Donald Trump startled corporate America this week by unleashing a broadside against Amazon.com for, of all things, victimizing the Postal Service. As he put it on Twitter:
I have stated my concerns with Amazon long before the Election. Unlike others, they pay little or no taxes to state & local governments, use our Postal System as their Delivery Boy (causing tremendous loss to the U.S.), and are putting many thousands of retailers out of business!
— Donald J. Trump (@realDonaldTrump) March 29, 2018
This tweet is a follow-up to a harangue he launched three months ago:
Why is the United States Post Office, which is losing many billions of dollars a year, while charging Amazon and others so little to deliver their packages, making Amazon richer and the Post Office dumber and poorer? Should be charging MUCH MORE!
— Donald J. Trump (@realDonaldTrump) December 29, 2017
Why Trump imagines the Post Office is giving away the store to Jeff Bezos is anything but clear. News outlets immediately jumped in to explain that he was wrong: Package delivery, they pointed out, actually makes money for the post office. Amazon “really delivers” for the Postal Service, wrote the Wall Street Journal, and others chimed in.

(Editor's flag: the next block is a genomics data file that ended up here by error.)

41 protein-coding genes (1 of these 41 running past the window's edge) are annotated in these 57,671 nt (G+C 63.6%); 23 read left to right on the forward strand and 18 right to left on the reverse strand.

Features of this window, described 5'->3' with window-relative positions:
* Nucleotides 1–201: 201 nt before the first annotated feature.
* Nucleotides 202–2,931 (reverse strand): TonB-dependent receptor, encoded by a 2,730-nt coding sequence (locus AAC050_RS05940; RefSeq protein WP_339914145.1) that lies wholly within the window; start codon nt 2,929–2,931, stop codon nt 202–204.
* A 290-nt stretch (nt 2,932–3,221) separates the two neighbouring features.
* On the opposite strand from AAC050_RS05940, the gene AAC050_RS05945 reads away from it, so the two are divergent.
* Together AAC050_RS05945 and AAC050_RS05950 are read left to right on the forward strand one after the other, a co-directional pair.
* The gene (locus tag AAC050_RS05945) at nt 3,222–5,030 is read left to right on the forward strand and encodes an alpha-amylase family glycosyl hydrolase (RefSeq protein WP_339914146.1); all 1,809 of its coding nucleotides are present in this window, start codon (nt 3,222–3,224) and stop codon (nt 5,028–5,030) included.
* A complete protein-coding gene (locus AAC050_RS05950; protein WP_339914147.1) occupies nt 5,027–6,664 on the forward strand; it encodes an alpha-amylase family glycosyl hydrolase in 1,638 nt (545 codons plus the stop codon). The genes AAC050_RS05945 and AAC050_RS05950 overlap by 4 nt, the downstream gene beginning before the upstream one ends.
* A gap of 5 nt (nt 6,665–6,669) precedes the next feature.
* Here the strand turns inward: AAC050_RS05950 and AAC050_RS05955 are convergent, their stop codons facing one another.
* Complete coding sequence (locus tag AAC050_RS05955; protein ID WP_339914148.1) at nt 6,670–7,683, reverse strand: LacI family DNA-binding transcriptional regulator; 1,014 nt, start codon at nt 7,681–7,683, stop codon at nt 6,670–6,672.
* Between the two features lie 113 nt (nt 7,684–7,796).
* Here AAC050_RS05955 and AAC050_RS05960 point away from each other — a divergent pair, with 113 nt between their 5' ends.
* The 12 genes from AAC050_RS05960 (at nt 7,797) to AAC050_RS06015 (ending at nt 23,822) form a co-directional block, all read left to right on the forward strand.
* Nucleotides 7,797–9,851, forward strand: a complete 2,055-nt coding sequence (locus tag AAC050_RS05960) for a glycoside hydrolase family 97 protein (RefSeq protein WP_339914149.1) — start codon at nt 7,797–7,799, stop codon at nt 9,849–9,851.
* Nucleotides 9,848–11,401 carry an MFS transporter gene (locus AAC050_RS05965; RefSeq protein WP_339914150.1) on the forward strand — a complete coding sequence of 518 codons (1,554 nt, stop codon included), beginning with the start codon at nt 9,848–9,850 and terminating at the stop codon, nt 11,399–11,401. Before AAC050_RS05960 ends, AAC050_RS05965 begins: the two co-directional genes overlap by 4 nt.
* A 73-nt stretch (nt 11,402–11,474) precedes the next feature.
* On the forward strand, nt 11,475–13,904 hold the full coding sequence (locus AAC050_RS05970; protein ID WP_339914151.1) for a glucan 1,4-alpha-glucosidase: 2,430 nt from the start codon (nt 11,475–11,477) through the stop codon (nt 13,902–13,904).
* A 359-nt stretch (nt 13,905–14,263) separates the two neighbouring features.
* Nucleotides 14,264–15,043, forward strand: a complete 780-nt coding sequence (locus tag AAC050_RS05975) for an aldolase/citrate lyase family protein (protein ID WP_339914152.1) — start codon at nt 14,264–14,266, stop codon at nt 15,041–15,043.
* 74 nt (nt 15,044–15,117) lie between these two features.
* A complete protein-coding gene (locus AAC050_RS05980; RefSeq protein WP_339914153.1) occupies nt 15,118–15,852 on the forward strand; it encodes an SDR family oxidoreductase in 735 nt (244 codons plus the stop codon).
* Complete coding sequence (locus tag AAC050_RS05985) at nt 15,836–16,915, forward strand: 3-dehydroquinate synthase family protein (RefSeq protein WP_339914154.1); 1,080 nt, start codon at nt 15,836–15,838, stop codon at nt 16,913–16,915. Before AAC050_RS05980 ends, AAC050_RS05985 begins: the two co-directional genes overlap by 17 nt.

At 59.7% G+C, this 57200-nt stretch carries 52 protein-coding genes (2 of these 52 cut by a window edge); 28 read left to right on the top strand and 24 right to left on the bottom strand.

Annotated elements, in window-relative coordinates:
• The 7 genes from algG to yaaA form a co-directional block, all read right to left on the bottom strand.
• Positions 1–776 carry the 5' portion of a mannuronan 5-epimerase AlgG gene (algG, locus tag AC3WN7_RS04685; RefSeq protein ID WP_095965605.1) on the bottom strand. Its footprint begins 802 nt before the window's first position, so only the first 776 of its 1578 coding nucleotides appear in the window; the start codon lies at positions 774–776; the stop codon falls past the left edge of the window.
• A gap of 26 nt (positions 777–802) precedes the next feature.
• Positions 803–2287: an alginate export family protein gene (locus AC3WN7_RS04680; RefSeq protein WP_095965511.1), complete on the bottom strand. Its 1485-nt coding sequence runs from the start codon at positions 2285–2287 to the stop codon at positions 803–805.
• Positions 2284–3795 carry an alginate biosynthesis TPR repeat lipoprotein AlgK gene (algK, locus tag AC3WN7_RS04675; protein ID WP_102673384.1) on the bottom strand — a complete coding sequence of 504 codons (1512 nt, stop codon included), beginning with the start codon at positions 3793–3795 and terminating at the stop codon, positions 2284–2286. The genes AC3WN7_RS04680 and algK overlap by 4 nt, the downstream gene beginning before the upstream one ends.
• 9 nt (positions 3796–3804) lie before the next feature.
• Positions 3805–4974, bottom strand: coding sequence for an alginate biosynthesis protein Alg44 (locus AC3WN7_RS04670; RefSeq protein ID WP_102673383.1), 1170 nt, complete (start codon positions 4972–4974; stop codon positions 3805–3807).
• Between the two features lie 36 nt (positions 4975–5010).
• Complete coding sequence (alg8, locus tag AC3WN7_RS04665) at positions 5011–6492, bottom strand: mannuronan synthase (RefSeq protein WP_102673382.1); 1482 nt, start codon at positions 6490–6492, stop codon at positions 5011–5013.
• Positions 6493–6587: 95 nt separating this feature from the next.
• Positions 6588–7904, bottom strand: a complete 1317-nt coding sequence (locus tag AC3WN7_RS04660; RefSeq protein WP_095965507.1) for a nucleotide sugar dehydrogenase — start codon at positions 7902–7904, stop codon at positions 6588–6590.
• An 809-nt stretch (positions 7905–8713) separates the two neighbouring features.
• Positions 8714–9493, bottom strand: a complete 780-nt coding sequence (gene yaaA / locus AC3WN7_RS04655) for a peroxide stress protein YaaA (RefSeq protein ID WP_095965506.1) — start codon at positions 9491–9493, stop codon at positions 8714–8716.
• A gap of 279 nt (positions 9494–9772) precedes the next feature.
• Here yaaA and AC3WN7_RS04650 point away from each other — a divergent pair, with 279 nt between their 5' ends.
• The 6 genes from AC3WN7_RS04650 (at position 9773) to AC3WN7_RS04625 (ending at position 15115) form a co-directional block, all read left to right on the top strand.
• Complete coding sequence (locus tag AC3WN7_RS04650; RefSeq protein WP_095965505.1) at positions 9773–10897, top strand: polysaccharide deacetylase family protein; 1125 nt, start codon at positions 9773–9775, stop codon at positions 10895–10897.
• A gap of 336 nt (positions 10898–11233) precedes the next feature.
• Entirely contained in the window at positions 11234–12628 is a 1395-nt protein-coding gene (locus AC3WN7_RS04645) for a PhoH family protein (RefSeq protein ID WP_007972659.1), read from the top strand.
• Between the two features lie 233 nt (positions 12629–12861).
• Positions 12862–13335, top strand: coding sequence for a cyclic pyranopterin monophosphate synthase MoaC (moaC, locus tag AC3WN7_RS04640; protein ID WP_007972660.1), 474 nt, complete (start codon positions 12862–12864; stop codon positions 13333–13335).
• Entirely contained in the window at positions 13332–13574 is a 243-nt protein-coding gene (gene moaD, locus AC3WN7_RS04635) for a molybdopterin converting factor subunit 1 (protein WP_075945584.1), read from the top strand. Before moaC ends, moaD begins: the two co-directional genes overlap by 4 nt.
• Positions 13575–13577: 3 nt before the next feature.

It’s undeniable that Trump has taken something very complex and made a hot mess of it. But it’s far from clear whether he’s wholly wrong. In fact, nobody—aside from the Postal Service—really knows whether the agency is profiting on its deliveries for Amazon.com or not. The reason for the confusion lies deep in its history, with a decision made a century ago by Congress, and today it’s triggered an argument about whether the USPS should even be in the package business at all.
In 1912, Congress passed a law that expanded the Post Office Department’s authority to deliver packages. Hitherto, the agency’s duty mostly had been to carry letters and periodicals. That is what it had been set up to do—serve as the growing nation first system of communication and information highway. Parcels, meanwhile, mostly were carried by private delivery companies that sprouted up like daisies across the nation.
The new package legislation was spurred partly by the demands of rural lawmakers. Half the nation lived far and yon, and they wanted access to the same goods available to urban denizens. Progressives also wanted the Post Office to go deeper into the parcel business to correct a market failure. Private delivery companies, they complained, did not offer high-quality service nationwide. Shipping monopolies and duopolies existed in some areas, and charged exorbitant rates. The answer, as the reformers saw it, was to make the Post Office compete in the parcel business, which would force private shippers to up their game.
It worked. America saw its first mail-order boom, as business took off for Montgomery Ward, Sears Roebuck, and other catalog companies, the Amazon.com, Walmart, and Target of their day. The Post Office’s mail volume went up by a quarter between 1910 and 1913.